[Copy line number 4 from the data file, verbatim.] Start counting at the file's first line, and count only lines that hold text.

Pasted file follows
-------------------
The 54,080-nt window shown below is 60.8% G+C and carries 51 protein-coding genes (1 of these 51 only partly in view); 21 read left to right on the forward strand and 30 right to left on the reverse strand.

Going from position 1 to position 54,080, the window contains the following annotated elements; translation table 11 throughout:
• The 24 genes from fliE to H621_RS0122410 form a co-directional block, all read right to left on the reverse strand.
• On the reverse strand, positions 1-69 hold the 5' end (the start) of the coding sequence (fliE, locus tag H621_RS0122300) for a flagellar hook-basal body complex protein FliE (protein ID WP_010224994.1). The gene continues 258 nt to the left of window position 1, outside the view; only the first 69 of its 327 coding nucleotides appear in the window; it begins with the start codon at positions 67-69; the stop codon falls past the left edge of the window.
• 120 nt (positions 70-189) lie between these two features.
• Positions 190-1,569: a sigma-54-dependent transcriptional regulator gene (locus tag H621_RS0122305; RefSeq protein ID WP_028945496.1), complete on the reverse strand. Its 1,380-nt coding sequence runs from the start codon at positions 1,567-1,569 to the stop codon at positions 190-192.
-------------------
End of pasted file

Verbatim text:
• On the reverse strand, positions 1-69 hold the 5' end (the start) of the coding sequence (fliE, locus tag H621_RS0122300) for a flagellar hook-basal body complex protein FliE (protein ID WP_010224994.1). The gene continues 258 nt to the left of window position 1, outside the view; only the first 69 of its 327 coding nucleotides appear in the window; it begins with the start codon at positions 67-69; the stop codon falls past the left edge of the window.